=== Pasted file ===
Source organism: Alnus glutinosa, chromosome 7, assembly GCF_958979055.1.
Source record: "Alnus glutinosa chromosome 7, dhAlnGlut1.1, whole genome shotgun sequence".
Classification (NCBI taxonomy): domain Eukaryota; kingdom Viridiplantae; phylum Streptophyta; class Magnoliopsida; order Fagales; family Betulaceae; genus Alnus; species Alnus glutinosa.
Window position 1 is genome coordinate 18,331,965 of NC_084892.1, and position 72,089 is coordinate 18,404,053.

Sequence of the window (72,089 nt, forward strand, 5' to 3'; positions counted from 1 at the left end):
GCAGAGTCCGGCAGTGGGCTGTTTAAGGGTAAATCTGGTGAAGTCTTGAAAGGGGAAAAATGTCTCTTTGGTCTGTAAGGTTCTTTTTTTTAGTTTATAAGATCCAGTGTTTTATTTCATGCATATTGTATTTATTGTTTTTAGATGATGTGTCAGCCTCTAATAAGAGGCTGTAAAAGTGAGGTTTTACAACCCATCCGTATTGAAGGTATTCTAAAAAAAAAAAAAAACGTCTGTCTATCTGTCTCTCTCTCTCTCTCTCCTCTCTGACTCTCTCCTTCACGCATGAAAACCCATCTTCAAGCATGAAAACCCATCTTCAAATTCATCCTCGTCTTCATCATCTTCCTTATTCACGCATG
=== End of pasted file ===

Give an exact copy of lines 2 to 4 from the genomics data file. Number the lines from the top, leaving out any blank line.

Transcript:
Source record: "Alnus glutinosa chromosome 7, dhAlnGlut1.1, whole genome shotgun sequence".
Classification (NCBI taxonomy): domain Eukaryota; kingdom Viridiplantae; phylum Streptophyta; class Magnoliopsida; order Fagales; family Betulaceae; genus Alnus; species Alnus glutinosa.
Window position 1 is genome coordinate 18,331,965 of NC_084892.1, and position 72,089 is coordinate 18,404,053.